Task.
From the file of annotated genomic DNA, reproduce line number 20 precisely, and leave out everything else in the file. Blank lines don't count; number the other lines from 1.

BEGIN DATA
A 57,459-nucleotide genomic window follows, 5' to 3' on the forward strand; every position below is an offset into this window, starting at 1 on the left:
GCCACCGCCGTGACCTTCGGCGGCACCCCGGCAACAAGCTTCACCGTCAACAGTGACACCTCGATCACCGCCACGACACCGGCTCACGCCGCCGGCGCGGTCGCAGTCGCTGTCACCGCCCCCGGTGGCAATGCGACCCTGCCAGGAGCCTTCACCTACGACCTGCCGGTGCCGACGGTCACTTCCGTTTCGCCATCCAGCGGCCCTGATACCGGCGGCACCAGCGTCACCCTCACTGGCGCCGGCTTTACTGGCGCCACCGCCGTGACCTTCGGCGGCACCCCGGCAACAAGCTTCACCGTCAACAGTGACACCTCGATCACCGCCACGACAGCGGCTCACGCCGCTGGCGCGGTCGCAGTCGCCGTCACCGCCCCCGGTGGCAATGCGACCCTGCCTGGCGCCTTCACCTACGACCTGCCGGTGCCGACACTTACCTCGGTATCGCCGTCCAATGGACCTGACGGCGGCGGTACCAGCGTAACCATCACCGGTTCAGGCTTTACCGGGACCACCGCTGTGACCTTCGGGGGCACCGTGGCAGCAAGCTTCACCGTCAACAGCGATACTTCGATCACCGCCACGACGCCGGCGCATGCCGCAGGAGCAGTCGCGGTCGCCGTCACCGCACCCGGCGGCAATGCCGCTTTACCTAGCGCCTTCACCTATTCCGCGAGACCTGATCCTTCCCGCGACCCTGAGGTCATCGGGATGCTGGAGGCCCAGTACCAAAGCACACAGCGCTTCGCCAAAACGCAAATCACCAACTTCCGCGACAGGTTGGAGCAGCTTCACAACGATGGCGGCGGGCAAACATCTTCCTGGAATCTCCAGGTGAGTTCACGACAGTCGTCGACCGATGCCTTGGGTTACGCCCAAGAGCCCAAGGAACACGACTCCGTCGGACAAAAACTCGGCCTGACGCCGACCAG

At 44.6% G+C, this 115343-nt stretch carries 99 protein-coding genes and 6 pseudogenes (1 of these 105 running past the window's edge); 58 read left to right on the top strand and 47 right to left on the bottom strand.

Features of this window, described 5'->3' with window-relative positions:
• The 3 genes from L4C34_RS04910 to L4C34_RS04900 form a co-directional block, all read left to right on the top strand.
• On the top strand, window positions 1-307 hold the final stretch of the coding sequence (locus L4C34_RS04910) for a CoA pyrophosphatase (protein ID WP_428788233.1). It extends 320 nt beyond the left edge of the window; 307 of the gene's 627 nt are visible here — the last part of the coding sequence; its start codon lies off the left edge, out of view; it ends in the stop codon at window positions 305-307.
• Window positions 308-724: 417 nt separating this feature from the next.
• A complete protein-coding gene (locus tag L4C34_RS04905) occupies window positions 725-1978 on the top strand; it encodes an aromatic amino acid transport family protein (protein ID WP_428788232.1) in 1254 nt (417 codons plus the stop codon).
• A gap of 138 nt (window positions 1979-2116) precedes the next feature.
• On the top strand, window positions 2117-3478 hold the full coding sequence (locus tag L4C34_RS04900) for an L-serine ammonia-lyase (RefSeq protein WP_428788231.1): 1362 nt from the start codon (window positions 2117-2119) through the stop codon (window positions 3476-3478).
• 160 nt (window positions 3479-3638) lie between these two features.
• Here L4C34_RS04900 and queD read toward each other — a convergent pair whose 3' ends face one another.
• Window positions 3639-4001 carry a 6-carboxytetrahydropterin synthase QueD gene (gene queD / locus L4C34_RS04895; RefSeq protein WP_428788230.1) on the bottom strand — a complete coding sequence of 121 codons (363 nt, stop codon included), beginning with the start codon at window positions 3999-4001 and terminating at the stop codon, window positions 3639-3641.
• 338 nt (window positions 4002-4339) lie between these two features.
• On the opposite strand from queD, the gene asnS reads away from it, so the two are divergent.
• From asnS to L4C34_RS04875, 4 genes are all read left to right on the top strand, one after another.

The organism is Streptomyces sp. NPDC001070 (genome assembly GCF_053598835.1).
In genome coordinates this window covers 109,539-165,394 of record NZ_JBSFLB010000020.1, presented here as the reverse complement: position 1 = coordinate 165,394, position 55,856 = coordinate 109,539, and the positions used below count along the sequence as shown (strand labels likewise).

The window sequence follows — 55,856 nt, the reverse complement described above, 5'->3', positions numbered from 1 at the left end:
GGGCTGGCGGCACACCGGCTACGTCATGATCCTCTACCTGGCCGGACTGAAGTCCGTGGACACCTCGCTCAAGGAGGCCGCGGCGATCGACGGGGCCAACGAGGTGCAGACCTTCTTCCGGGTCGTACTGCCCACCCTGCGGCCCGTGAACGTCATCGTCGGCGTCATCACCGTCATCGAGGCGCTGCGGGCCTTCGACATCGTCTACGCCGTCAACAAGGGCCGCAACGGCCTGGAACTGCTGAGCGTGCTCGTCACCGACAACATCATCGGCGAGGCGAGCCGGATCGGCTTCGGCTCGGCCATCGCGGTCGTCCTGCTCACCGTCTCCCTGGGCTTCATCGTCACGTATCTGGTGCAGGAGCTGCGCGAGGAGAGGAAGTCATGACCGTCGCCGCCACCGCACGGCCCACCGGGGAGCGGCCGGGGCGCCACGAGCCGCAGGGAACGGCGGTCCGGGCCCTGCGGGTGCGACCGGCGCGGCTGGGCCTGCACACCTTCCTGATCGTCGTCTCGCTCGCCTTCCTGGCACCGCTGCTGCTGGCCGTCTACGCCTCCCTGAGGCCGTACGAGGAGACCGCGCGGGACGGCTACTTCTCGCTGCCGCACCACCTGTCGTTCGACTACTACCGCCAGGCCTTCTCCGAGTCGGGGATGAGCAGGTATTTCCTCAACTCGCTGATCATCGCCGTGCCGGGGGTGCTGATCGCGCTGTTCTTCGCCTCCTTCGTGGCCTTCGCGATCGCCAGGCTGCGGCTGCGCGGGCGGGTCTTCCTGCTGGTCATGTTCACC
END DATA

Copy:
GGGCTGGCGGCACACCGGCTACGTCATGATCCTCTACCTGGCCGGACTGAAGTCCGTGGACACCTCGCTCAAGGAGGCCGCGGCGATCGACGGGGCCAACGAGGTGCAGACCTTCTTCCGGGTCGTACTGCCCACCCTGCGGCCCGTGAACGTCATCGTCGGCGTCATCACCGTCATCGAGGCGCTGCGGGCCTTCGACATCGTCTACGCCGTCAACAAGGGCCGCAACGGCCTGGAACTGCTGAGCGTGCTCGTCACCGACAACATCATCGGCGAGGCGAGCCGGATCGGCTTCGGCTCGGCCATCGCGGTCGTCCTGCTCACCGTCTCCCTGGGCTTCATCGTCACGTATCTGGTGCAGGAGCTGCGCGAGGAGAGGAAGTCATGACCGTCGCCGCCACCGCACGGCCCACCGGGGAGCGGCCGGGGCGCCACGAGCCGCAGGGAACGGCGGTCCGGGCCCTGCGGGTGCGACCGGCGCGGCTGGGCCTGCACACCTTCCTGATCGTCGTCTCGCTCGCCTTCCTGGCACCGCTGCTGCTGGCCGTCTACGCCTCCCTGAGGCCGTACGAGGAGACCGCGCGGGACGGCTACTTCTCGCTGCCGCACCACCTGTCGTTCGACTACTACCGCCAGGCCTTCTCCGAGTCGGGGATGAGCAGGTATTTCCTCAACTCGCTGATCATCGCCGTGCCGGGGGTGCTGATCGCGCTGTTCTTCGCCTCCTTCGTGGCCTTCGCGATCGCCAGGCTGCGGCTGCGCGGGCGGGTCTTCCTGCTGGTCATGTTCACC